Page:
(Clonmel Orthodontics blogs are intended to be factual rather than aspirational or for purely marketing purposes.)
First of all ,what does tele mean? tele– is a combining form, meaning distant as in telescope- to see distant things, telephone- to hear distant things.
Teledentistry maybe defined as the application of various information and communications technologies to facilitate dental care for geographically distant patients . In its simplest form
The first application of teledentistry was in 1994 by the U.S. army to see if dental expertise could be applied from a distant location.
The main benefit of teledentistry is that it eliminates the need for travel by the patient and or the dental practitioner.In its simplest form, discussing with a patient over the telephone how to deal with a wire that is poking out is a form of teledentistry.
In orthodontics teledentistry can be used in both;
(1) The diagnosis and planning of patients treatment.
(2) Monitoring the progress of treatment.
The diagnosis and planning of orthodontic patients treatment
Video conferencing can be used for a patients initial consultation or virtual consultation, however if a high standard of treatment care is to be maintained, ultimately the patient will have to attend in person for diagnostic records. These can include the following x-rays, photographs, study models, intra-oral scan. If clarification about the consultation or a discussion with a parent who was absent for the original consultation is required, obviously this can be conducted using video-conferencing or virtually.
Monitoring the progress of orthodontic treatment
Another use of teledentistry in orthodontics is remote treatment monitoring. Patients are now able to accurately capture their tooth movements using a smartphone . These photos (or, sometimes, videos) are then relayed to the orthodontist, who is able to provide real-time monitoring of the patient’s treatment away from the office. At the forefront of this technology are Dental Monitoring and Mouth Watch by Teledent.
Dental Monitoring system in use.
Dental monitoring offer packages to orthodontists with various levels of sophistication, from simply reviewing the photographs , to monitoring the actual tooth movements based on an stl file from the patients initial scan
This technology is very intensely marketed, especially as a means of monitoring patients who are wearing aligners. It is important to remember that remote monitoring still requires a clinical diagnosis with full records this will require an in person consultation. Initial appliances with attachments must be placed by the orthodontist. How to monitor treatment and how frequently, is up to the clinician and the patient. Nevertheless, remote monitoring opens the door for possible problems. At what point could fewer in-person visits and increased convenience become unmonitored treatment that diminishes the standard of care. Particularly when monitoring is combined with appliances which have a relatively low level of accuracy of 50%. The fact that these appliances are being monitored using the latest technology will not of course get the plastic aligners to move the teeth any more accurately or more quickly. The aligner is an aligner whether it is being watched or not. Subtle changes like a deficient attachment or possible early decalcification maybe missed. Patients who are compliant and take enough interest in their treatment to upload good quality photographs every week are generally not the patients who require weekly monitoring. By contast the patient who doesn’t practise good oral hygiene or comply with the original treatment instructions regarding wear and care of the appliances, may not bother uploading good quality pictures on a weekly basis.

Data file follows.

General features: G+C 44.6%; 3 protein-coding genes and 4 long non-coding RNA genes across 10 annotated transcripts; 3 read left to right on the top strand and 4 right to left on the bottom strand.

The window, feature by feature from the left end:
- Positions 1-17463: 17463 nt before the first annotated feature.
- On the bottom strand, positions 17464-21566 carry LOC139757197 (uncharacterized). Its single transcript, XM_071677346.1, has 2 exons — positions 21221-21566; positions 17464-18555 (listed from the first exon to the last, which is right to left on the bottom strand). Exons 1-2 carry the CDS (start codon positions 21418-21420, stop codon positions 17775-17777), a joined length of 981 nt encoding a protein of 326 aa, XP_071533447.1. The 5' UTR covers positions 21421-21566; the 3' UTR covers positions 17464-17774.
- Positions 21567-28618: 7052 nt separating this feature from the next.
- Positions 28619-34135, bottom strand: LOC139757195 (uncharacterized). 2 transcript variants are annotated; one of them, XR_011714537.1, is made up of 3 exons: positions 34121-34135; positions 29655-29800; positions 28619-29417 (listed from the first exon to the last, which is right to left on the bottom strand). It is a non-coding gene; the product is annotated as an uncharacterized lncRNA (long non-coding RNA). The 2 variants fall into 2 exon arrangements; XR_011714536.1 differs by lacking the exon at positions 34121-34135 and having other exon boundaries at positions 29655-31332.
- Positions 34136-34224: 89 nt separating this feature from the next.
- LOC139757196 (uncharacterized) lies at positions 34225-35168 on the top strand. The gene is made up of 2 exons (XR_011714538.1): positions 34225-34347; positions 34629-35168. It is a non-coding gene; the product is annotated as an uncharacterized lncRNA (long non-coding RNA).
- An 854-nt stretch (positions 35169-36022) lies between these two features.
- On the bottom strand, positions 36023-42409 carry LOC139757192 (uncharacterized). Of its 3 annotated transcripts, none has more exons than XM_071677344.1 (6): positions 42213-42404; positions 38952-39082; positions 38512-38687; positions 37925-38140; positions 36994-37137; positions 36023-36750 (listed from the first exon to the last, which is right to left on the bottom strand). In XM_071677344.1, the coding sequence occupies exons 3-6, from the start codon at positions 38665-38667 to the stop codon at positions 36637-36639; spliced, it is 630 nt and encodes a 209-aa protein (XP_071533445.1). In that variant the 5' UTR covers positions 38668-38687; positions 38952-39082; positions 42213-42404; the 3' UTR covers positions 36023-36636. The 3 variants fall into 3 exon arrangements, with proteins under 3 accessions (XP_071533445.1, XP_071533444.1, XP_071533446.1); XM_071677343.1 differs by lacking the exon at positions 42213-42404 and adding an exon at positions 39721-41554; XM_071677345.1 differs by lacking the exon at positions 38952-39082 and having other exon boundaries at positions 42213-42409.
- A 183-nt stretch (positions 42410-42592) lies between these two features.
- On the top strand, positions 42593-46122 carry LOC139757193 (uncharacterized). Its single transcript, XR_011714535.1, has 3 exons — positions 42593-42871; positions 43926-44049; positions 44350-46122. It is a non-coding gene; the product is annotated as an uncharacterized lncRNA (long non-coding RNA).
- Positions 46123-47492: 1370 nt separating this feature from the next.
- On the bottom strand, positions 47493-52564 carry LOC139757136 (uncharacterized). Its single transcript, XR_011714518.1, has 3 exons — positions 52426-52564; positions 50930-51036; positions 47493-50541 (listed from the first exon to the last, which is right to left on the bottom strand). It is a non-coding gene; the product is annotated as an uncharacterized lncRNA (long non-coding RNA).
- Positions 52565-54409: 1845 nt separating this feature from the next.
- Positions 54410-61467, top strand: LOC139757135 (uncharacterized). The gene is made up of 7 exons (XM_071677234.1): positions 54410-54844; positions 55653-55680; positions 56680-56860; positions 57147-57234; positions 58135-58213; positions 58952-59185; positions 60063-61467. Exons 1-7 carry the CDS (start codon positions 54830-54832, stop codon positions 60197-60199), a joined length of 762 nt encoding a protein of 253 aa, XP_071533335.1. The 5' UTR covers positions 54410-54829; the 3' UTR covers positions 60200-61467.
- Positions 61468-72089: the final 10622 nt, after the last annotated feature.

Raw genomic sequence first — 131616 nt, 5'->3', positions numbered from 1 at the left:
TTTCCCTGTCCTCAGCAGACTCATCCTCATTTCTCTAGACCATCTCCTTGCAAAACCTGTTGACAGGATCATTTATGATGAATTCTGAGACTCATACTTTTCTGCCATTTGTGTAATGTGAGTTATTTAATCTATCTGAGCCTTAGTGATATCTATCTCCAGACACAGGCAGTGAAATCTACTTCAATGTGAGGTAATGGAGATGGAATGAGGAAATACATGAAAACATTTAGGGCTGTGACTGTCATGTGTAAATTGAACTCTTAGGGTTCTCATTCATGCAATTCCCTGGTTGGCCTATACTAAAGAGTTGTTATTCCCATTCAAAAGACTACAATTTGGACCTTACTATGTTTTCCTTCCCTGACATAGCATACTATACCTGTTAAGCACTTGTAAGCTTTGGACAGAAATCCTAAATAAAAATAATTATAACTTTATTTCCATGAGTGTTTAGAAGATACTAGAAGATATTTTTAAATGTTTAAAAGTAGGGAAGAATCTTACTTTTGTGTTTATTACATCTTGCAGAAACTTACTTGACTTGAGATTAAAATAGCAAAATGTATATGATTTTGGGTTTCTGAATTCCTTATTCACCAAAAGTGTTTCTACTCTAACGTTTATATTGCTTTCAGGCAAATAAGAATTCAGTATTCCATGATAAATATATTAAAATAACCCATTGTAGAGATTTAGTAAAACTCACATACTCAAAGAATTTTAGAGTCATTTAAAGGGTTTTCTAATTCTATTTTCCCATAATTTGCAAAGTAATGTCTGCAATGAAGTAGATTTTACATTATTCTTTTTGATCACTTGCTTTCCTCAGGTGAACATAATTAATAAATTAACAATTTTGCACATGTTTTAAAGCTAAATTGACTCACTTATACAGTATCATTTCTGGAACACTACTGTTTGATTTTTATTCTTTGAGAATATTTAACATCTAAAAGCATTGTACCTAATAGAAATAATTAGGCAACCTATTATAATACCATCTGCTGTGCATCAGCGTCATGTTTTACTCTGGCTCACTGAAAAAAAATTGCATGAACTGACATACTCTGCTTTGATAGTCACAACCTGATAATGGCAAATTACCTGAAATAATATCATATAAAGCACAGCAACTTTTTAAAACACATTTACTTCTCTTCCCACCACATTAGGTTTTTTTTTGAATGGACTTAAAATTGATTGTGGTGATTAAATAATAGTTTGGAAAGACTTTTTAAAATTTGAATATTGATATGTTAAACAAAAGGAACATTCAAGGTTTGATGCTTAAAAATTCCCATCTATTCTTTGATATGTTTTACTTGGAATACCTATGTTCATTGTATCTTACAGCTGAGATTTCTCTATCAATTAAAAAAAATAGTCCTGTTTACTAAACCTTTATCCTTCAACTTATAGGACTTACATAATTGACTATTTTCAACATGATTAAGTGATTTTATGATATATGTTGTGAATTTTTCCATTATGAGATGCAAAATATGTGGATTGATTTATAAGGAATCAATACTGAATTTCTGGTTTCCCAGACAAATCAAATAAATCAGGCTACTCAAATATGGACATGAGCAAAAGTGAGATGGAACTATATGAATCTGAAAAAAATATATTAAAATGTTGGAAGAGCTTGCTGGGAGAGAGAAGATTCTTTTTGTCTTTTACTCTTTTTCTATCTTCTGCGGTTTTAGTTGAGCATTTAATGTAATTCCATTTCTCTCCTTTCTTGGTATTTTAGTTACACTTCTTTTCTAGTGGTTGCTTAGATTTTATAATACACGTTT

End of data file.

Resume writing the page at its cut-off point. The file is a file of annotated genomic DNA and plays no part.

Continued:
I personally would prefer to see my patients in my practice regularly, after all this is what they are paying for. Teledentistry undoubtedly has a role, particularly in the current era of lockdowns, and with our increasingly busy lives. It is important to apply common sense and not to be overwhelmed by our enthusiam for new technology , teledentistry in orthodontics definitely has a role, but intensive marketing should not let us ignore the weak links in this method of providing orthodontic treatment.
“Your scientists were so preoccupied with whether or not they could, they didn’t stop to think if they should.—Michael Crichton, Jurassic Park” . Neal Kravitz et al. JCO.
(Clonmel Orthodontics blogs are intended to be factual rather than aspirational or for purely marketing purposes)
This orthodontic blog was written by Dr John Buckley,who is a specialist orthodontist at Clonmel Orthodontics in Clonmel County Tipperary, Ireland.He is both Clonmel’s most qualified and most experienced orthodontist.
Clonmel Orthodontics provides orthodontics to county Tipperary and the neighbouring counties of Waterford, Kilkenny, Limerick,Cork , and beyond.
Dr Buckley has practised as a specialist orthodontist in Clonmel for over 20 years. In addition to his orthodontic qualifications which he held before he commenced orthodontic practice , Dr Buckley was awarded a First class masters degree in Lingual orthodontics from the University of Hannover medical school (MHH) in 2012. This masters degree is directed by Professor Dirk Wiechmann who is the inventor of both the incognito™ and win™ lingual appliances. Dr Buckley was the first orthodontist in Ireland to be awarded this qualification. In 2016 he was accepted as an active member of the European Society Of Lingual Orthodontics (ESLO). To become an active member it is necessary for candidates to submit the records of finished lingual cases. If the cases are deemed to be of a sufficiently high standard then the candidate is accepted as an active member of ESLO. Dr Buckley is the first and only orthodontist in Ireland to be accepted as an active member of ESLO.